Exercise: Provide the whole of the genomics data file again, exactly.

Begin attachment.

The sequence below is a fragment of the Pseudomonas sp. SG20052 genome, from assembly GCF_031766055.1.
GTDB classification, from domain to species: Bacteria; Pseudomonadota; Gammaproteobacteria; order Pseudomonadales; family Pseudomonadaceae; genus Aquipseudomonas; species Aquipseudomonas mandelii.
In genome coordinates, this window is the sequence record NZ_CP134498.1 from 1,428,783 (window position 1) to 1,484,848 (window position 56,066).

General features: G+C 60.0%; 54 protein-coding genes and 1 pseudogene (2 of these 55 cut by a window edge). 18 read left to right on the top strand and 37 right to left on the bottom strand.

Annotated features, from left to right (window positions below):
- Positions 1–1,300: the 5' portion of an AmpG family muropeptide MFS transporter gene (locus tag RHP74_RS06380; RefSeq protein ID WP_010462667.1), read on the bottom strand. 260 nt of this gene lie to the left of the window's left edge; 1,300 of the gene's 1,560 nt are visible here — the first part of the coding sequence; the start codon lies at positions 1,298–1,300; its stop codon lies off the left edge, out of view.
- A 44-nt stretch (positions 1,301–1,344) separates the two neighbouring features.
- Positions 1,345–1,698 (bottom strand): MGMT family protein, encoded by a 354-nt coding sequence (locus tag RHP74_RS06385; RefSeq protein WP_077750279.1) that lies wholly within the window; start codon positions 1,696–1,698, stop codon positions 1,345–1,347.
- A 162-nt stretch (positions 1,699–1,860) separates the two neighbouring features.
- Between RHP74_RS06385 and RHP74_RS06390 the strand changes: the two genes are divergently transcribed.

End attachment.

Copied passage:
The sequence below is a fragment of the Pseudomonas sp. SG20052 genome, from assembly GCF_031766055.1.
GTDB classification, from domain to species: Bacteria; Pseudomonadota; Gammaproteobacteria; order Pseudomonadales; family Pseudomonadaceae; genus Aquipseudomonas; species Aquipseudomonas mandelii.
In genome coordinates, this window is the sequence record NZ_CP134498.1 from 1,428,783 (window position 1) to 1,484,848 (window position 56,066).

General features: G+C 60.0%; 54 protein-coding genes and 1 pseudogene (2 of these 55 cut by a window edge). 18 read left to right on the top strand and 37 right to left on the bottom strand.

Annotated features, from left to right (window positions below):
- Positions 1–1,300: the 5' portion of an AmpG family muropeptide MFS transporter gene (locus tag RHP74_RS06380; RefSeq protein ID WP_010462667.1), read on the bottom strand. 260 nt of this gene lie to the left of the window's left edge; 1,300 of the gene's 1,560 nt are visible here — the first part of the coding sequence; the start codon lies at positions 1,298–1,300; its stop codon lies off the left edge, out of view.
- A 44-nt stretch (positions 1,301–1,344) separates the two neighbouring features.
- Positions 1,345–1,698 (bottom strand): MGMT family protein, encoded by a 354-nt coding sequence (locus tag RHP74_RS06385; RefSeq protein WP_077750279.1) that lies wholly within the window; start codon positions 1,696–1,698, stop codon positions 1,345–1,347.
- A 162-nt stretch (positions 1,699–1,860) separates the two neighbouring features.
- Between RHP74_RS06385 and RHP74_RS06390 the strand changes: the two genes are divergently transcribed.